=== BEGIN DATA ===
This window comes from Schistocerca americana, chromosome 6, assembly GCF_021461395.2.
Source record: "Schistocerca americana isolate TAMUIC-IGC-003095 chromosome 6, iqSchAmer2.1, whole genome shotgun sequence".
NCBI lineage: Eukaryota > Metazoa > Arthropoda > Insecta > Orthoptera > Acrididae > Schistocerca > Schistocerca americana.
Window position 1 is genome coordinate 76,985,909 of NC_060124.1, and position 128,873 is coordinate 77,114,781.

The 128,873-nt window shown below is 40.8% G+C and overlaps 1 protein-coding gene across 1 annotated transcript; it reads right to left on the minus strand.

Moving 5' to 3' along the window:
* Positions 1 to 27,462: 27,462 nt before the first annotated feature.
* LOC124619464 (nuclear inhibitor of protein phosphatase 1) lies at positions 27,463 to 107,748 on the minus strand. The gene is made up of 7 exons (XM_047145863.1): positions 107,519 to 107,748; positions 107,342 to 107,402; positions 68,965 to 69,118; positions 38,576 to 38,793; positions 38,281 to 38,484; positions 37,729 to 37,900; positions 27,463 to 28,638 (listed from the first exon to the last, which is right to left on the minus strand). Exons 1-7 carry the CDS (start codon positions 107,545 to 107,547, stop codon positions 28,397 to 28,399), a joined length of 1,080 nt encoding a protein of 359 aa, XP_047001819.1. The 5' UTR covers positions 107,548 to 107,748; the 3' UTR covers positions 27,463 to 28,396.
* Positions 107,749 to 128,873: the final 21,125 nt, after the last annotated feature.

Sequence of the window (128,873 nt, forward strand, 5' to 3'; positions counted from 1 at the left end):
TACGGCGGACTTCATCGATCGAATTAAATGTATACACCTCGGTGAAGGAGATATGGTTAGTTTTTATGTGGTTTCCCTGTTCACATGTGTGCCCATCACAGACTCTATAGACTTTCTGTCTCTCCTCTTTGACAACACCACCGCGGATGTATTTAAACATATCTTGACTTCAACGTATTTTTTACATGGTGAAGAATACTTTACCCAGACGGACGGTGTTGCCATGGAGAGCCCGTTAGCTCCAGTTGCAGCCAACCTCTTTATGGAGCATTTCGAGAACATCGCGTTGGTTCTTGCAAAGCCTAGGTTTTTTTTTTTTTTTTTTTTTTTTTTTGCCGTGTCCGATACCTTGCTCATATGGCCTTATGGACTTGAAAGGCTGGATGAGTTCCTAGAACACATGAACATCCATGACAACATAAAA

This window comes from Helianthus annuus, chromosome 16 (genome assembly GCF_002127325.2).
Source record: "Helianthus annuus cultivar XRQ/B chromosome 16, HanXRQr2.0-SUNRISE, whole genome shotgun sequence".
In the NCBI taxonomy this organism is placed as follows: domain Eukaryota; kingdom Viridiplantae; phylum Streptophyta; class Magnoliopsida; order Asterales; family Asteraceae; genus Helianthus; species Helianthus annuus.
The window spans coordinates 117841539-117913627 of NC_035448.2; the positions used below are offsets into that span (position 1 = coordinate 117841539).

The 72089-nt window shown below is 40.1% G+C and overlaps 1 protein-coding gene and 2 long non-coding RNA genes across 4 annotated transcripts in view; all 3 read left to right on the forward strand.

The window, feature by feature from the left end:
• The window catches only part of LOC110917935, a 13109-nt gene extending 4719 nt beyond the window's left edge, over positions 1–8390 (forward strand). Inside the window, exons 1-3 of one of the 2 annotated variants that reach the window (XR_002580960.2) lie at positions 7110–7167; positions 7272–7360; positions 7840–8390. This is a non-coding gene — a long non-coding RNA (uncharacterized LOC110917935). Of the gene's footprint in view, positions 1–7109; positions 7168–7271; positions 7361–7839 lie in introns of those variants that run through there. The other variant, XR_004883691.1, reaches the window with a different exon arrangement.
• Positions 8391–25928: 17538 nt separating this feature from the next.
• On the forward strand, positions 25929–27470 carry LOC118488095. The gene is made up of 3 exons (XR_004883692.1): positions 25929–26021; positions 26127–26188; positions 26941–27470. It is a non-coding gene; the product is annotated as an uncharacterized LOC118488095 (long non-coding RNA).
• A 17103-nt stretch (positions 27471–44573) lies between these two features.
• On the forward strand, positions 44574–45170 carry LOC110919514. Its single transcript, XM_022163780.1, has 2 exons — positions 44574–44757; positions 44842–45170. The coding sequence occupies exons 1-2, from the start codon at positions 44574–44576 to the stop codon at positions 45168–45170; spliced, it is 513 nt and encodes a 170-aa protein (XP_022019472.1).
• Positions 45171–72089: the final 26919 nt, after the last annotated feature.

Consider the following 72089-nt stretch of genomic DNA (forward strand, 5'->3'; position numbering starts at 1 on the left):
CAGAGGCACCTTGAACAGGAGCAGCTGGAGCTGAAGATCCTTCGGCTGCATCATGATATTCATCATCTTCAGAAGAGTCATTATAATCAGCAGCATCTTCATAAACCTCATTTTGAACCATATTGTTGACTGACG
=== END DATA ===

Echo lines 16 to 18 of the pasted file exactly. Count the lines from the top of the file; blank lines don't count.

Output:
The 72089-nt window shown below is 40.1% G+C and overlaps 1 protein-coding gene and 2 long non-coding RNA genes across 4 annotated transcripts in view; all 3 read left to right on the forward strand.

The window, feature by feature from the left end:
• The window catches only part of LOC110917935, a 13109-nt gene extending 4719 nt beyond the window's left edge, over positions 1–8390 (forward strand). Inside the window, exons 1-3 of one of the 2 annotated variants that reach the window (XR_002580960.2) lie at positions 7110–7167; positions 7272–7360; positions 7840–8390. This is a non-coding gene — a long non-coding RNA (uncharacterized LOC110917935). Of the gene's footprint in view, positions 1–7109; positions 7168–7271; positions 7361–7839 lie in introns of those variants that run through there. The other variant, XR_004883691.1, reaches the window with a different exon arrangement.